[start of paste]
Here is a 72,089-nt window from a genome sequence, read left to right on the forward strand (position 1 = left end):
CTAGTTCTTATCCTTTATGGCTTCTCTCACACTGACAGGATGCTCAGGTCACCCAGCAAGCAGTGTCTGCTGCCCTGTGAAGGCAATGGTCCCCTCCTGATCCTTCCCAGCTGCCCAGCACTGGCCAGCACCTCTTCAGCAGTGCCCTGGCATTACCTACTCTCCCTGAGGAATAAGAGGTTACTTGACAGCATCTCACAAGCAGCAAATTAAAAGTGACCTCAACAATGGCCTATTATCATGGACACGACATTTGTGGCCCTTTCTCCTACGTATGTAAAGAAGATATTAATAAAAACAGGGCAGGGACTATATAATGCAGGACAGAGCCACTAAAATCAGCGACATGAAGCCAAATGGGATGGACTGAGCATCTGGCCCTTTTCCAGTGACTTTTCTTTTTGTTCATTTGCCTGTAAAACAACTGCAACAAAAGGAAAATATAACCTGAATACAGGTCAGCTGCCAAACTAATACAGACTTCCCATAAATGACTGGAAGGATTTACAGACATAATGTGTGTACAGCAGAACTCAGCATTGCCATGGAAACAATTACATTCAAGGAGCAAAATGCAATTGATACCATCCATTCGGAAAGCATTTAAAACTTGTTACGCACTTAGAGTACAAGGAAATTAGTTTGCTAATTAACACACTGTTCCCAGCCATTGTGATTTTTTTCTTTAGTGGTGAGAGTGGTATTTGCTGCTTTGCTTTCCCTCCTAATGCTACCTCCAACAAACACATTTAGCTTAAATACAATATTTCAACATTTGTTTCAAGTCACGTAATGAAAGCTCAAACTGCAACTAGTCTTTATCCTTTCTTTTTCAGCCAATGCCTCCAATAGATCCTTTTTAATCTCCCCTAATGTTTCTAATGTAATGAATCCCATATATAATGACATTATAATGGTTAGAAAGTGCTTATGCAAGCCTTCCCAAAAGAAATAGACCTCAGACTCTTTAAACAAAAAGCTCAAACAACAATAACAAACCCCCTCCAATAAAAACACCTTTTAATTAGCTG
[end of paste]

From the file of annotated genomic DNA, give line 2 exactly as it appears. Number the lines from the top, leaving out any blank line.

CTAGTTCTTATCCTTTATGGCTTCTCTCACACTGACAGGATGCTCAGGTCACCCAGCAAGCAGTGTCTGCTGCCCTGTGAAGGCAATGGTCCCCTCCTGATCCTTCCCAGCTGCCCAGCACTGGCCAGCACCTCTTCAGCAGTGCCCTGGCATTACCTACTCTCCCTGAGGAATAAGAGGTTACTTGACAGCATCTCACAAGCAGCAAATTAAAAGTGACCTCAACAATGGCCTATTATCATGGACACGACATTTGTGGCCCTTTCTCCTACGTATGTAAAGAAGATATTAATAAAAACAGGGCAGGGACTATATAATGCAGGACAGAGCCACTAAAATCAGCGACATGAAGCCAAATGGGATGGACTGAGCATCTGGCCCTTTTCCAGTGACTTTTCTTTTTGTTCATTTGCCTGTAAAACAACTGCAACAAAAGGAAAATATAACCTGAATACAGGTCAGCTGCCAAACTAATACAGACTTCCCATAAATGACTGGAAGGATTTACAGACATAATGTGTGTACAGCAGAACTCAGCATTGCCATGGAAACAATTACATTCAAGGAGCAAAATGCAATTGATACCATCCATTCGGAAAGCATTTAAAACTTGTTACGCACTTAGAGTACAAGGAAATTAGTTTGCTAATTAACACACTGTTCCCAGCCATTGTGATTTTTTTCTTTAGTGGTGAGAGTGGTATTTGCTGCTTTGCTTTCCCTCCTAATGCTACCTCCAACAAACACATTTAGCTTAAATACAATATTTCAACATTTGTTTCAAGTCACGTAATGAAAGCTCAAACTGCAACTAGTCTTTATCCTTTCTTTTTCAGCCAATGCCTCCAATAGATCCTTTTTAATCTCCCCTAATGTTTCTAATGTAATGAATCCCATATATAATGACATTATAATGGTTAGAAAGTGCTTATGCAAGCCTTCCCAAAAGAAATAGACCTCAGACTCTTTAAACAAAAAGCTCAAACAACAATAACAAACCCCCTCCAATAAAAACACCTTTTAATTAGCTG